Announcing our #OER19 keynote speakers
Kate Bowles (@KateMfD)
Kate Bowles is Associate Dean (International) in the Faculty of Law Humanities and Arts at the University of Wollongong Australia, and the former Head of Education Design at UOW. In her governance work, she focuses on the structural pressure placed on open pedagogy by higher education business practices, particularly those involving labour, design standards and quality assurance. She teaches and researches narrative as identity management in healthcare and higher education, and writes online at musicfordeckchairs.com.
Su-ming Khoo (@sumingkhoo)
Su-ming Khoo is a Lecturer in Political Science and Sociology, and Cluster Leader of the Whitaker Institute: Environment, Development and Sustainability and Ryan Institute: Socio-Economic Impact Research Clusters at NUI Galway. She holds a Ph.D. in Sociology and Social Policy from The Queen’s University of Belfast. Her research and teaching connect human rights, global public goods, higher education and ethical perspectives on international development. Drawing from human development and capabilities approaches, postcolonial theory, feminism and ecology and arguing for strong sustainability, Su-ming is committed to inter and transdisciplinary research and public scholarship. In addressing the role of higher education and research, she seeks to infuse decolonial perspectives in research and teaching and to enact critical higher education curriculum which asks questions about global ethics and the futures of ‘development’. Read more.
Keynote Panel: Taskeen Adam, Caroline Kuhn and Judith Pete
We’d like to enrich the programme with a different approach to plenary sessions, so alongside two inspiring individual keynotes from Kate Bowles at UOW and Su-ming Khoo from NUI Galway, we have invited three open education scholars to collaborate to create a keynote panel that will bring together different voices around the key themes of the conference:
Taskeen Adam (@Taskeeeners)
Taskeen Adam is a Cambridge-Africa scholar pursuing doctoral research at the University of Cambridge. She was voted one of M&G’s top 200 Young South Africans in 2014. Her PhD is on the role of African Massive Open Online Courses (MOOCs) in helping the marginalized, with a specific focus on digital neo-colonialism and epistemic violence. Her research helped her to pilot her start-up, Khwela, a regional online course platform responding to the needs of marginalised South African youth. Her journey to this topic started when she, as an engineer, founded Solar Powered Learning, with the idea that technology alone could improve education. Recognising this flawed logic led her to pursue her masters in the Sustainable Implementation of the One Laptop per Child project in Rwanda, alongside pioneering the Mobile Education for Smart Technology project in India, which both focused on the sociological rather than technical aspects of implementation. These projects served to highlight that historical injustices, cultural imposition, and economic dependence continue to play a pivotal role in education.
Caroline Kuhn (@carolak)
I was born and raised in Venezuela where I have always been concerned with the profound and increasing social inequality I saw in different areas of society. This concern inspired me to pursue a career as a mathematics teacher, so I could engage with and support socially disadvantaged students in their journey into university. My Master’s thesis focused on cognitive tools to improve students’ mathematical knowledge. Political and ethical reasons brought me out of Venezuela and into Europe in 2011. Short research experiences at Complutense University (Madrid) and the Freudenthal Institute for Science and Mathematics Education (Utrecht University) led to my current PhD research at Bath Spa University. My thesis explores how, why and to what extent undergraduates engage/don’t engage with digital tools and platforms. I challenge deterministic assumptions such as young people being ‘digital natives’ by looking beyond the obvious to shed light on the complex and nuanced reality of students’ (open/closed) digital practices. I aim at uncovering the hidden mechanisms that more often than not constrain student’s agency, in particular, in their (open) academic practices. I believe educational technology use must be addressed in relation with the social setting students operate in so that the interplay between students’ agency and social structures can be explored, opening possibilities for social change. See Caroline’s site.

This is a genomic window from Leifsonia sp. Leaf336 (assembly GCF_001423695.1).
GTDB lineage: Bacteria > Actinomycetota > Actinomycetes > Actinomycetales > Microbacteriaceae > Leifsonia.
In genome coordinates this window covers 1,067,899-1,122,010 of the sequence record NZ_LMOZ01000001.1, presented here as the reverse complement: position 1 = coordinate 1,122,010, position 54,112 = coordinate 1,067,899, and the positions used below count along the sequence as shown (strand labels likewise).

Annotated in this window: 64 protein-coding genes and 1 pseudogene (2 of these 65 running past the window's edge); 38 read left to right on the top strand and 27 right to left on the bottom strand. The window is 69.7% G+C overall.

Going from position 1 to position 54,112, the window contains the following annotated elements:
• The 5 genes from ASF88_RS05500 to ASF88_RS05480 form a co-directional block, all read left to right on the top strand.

Judith Pete (@judyphalet)
Judith is a Kenyan and has been serving in academic and regional Non-Governmental Organizations in different managerial and leadership capacities since 2005. Judith has a Bachelor’s degree in Sustainable Human Development and a Master of Business Administration with Financial Management option, both from the Catholic University of Eastern Africa (Nairobi). She expects to graduate with her PhD in Management and Educational Technologies at The Open University in Netherlands. Her doctoral work assessed the differentiation in access to and use and sharing of OER among students and lecturers at 12 universities in 3 countries in Africa (publications already available for Ghana (2018) and Kenya (2017)). This research is a part of the large-scale intercontinental study Open Educational Resources for Development (ROER4D), which was undertaken to get a fair ‘OER picture’ for the Global South (covering South America, Southeast Asia, and Sub-Saharan Africa). This research received funding from Hewlett Foundation and International Development Research Center (IDRC), in collaboration with the UNESCO Chair on OER at The Open University Netherlands. Judith has published work in a number of peer-reviewed academic journals including International Review of Research in Open and Distributed Learning (IRRODL) and has passion for OEP and OER.